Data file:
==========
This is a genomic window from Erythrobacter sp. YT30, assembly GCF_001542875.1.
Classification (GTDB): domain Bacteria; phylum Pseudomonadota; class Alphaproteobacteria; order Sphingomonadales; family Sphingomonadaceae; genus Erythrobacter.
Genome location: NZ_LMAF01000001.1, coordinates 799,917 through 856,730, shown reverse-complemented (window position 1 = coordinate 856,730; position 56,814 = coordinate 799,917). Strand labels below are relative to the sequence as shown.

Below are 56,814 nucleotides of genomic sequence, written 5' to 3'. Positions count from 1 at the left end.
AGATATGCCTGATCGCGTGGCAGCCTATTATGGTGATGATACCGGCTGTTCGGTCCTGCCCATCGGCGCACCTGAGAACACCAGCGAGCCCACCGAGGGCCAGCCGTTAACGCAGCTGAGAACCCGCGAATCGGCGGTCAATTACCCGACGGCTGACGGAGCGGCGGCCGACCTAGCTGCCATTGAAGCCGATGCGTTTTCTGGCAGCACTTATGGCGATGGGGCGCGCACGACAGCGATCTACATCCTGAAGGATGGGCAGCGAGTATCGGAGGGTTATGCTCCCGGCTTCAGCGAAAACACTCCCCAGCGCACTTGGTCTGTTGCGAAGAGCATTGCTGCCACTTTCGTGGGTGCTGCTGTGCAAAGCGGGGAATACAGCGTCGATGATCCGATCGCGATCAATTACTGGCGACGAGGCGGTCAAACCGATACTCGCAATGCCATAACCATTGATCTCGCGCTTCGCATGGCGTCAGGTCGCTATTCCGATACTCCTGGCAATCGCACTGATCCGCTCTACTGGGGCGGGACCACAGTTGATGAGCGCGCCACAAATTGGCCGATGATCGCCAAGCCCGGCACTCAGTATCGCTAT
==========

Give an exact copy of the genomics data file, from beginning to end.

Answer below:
This is a genomic window from Erythrobacter sp. YT30, assembly GCF_001542875.1.
Classification (GTDB): domain Bacteria; phylum Pseudomonadota; class Alphaproteobacteria; order Sphingomonadales; family Sphingomonadaceae; genus Erythrobacter.
Genome location: NZ_LMAF01000001.1, coordinates 799,917 through 856,730, shown reverse-complemented (window position 1 = coordinate 856,730; position 56,814 = coordinate 799,917). Strand labels below are relative to the sequence as shown.

Below are 56,814 nucleotides of genomic sequence, written 5' to 3'. Positions count from 1 at the left end.
AGATATGCCTGATCGCGTGGCAGCCTATTATGGTGATGATACCGGCTGTTCGGTCCTGCCCATCGGCGCACCTGAGAACACCAGCGAGCCCACCGAGGGCCAGCCGTTAACGCAGCTGAGAACCCGCGAATCGGCGGTCAATTACCCGACGGCTGACGGAGCGGCGGCCGACCTAGCTGCCATTGAAGCCGATGCGTTTTCTGGCAGCACTTATGGCGATGGGGCGCGCACGACAGCGATCTACATCCTGAAGGATGGGCAGCGAGTATCGGAGGGTTATGCTCCCGGCTTCAGCGAAAACACTCCCCAGCGCACTTGGTCTGTTGCGAAGAGCATTGCTGCCACTTTCGTGGGTGCTGCTGTGCAAAGCGGGGAATACAGCGTCGATGATCCGATCGCGATCAATTACTGGCGACGAGGCGGTCAAACCGATACTCGCAATGCCATAACCATTGATCTCGCGCTTCGCATGGCGTCAGGTCGCTATTCCGATACTCCTGGCAATCGCACTGATCCGCTCTACTGGGGCGGGACCACAGTTGATGAGCGCGCCACAAATTGGCCGATGATCGCCAAGCCCGGCACTCAGTATCGCTAT